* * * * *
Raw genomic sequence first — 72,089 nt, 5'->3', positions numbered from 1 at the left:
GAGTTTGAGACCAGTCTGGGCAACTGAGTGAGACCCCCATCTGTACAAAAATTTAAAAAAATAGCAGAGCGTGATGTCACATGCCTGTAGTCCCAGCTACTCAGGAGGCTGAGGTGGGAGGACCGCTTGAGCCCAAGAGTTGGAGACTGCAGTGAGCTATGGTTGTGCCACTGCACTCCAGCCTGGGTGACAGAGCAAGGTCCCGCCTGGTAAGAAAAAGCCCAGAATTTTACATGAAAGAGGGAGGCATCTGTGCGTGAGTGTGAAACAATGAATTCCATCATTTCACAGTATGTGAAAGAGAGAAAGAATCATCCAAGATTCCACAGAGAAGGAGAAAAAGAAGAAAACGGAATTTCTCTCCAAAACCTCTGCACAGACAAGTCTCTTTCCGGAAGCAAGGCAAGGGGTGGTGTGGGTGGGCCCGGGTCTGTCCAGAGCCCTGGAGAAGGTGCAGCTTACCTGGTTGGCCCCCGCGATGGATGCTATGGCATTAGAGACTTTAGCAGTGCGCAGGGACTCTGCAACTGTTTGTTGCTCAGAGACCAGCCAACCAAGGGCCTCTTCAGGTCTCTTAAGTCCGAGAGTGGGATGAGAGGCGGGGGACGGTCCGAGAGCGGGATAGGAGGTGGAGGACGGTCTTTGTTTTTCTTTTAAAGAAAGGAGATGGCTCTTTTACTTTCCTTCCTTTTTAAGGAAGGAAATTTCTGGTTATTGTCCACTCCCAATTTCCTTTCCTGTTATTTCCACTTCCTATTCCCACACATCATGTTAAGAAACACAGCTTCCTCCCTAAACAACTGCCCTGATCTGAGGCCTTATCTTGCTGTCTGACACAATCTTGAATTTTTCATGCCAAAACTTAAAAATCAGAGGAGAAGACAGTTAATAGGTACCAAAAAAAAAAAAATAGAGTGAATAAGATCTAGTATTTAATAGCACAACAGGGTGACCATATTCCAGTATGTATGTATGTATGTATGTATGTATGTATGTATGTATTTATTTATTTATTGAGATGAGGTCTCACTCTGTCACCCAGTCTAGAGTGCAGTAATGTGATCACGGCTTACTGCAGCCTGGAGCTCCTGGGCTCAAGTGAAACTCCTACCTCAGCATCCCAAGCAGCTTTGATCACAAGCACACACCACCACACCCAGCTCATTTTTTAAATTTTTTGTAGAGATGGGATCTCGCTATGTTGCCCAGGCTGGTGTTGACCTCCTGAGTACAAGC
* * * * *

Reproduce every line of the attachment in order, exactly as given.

Raw genomic sequence first — 72,089 nt, 5'->3', positions numbered from 1 at the left:
GAGTTTGAGACCAGTCTGGGCAACTGAGTGAGACCCCCATCTGTACAAAAATTTAAAAAAATAGCAGAGCGTGATGTCACATGCCTGTAGTCCCAGCTACTCAGGAGGCTGAGGTGGGAGGACCGCTTGAGCCCAAGAGTTGGAGACTGCAGTGAGCTATGGTTGTGCCACTGCACTCCAGCCTGGGTGACAGAGCAAGGTCCCGCCTGGTAAGAAAAAGCCCAGAATTTTACATGAAAGAGGGAGGCATCTGTGCGTGAGTGTGAAACAATGAATTCCATCATTTCACAGTATGTGAAAGAGAGAAAGAATCATCCAAGATTCCACAGAGAAGGAGAAAAAGAAGAAAACGGAATTTCTCTCCAAAACCTCTGCACAGACAAGTCTCTTTCCGGAAGCAAGGCAAGGGGTGGTGTGGGTGGGCCCGGGTCTGTCCAGAGCCCTGGAGAAGGTGCAGCTTACCTGGTTGGCCCCCGCGATGGATGCTATGGCATTAGAGACTTTAGCAGTGCGCAGGGACTCTGCAACTGTTTGTTGCTCAGAGACCAGCCAACCAAGGGCCTCTTCAGGTCTCTTAAGTCCGAGAGTGGGATGAGAGGCGGGGGACGGTCCGAGAGCGGGATAGGAGGTGGAGGACGGTCTTTGTTTTTCTTTTAAAGAAAGGAGATGGCTCTTTTACTTTCCTTCCTTTTTAAGGAAGGAAATTTCTGGTTATTGTCCACTCCCAATTTCCTTTCCTGTTATTTCCACTTCCTATTCCCACACATCATGTTAAGAAACACAGCTTCCTCCCTAAACAACTGCCCTGATCTGAGGCCTTATCTTGCTGTCTGACACAATCTTGAATTTTTCATGCCAAAACTTAAAAATCAGAGGAGAAGACAGTTAATAGGTACCAAAAAAAAAAAAATAGAGTGAATAAGATCTAGTATTTAATAGCACAACAGGGTGACCATATTCCAGTATGTATGTATGTATGTATGTATGTATGTATGTATGTATTTATTTATTTATTGAGATGAGGTCTCACTCTGTCACCCAGTCTAGAGTGCAGTAATGTGATCACGGCTTACTGCAGCCTGGAGCTCCTGGGCTCAAGTGAAACTCCTACCTCAGCATCCCAAGCAGCTTTGATCACAAGCACACACCACCACACCCAGCTCATTTTTTAAATTTTTTGTAGAGATGGGATCTCGCTATGTTGCCCAGGCTGGTGTTGACCTCCTGAGTACAAGC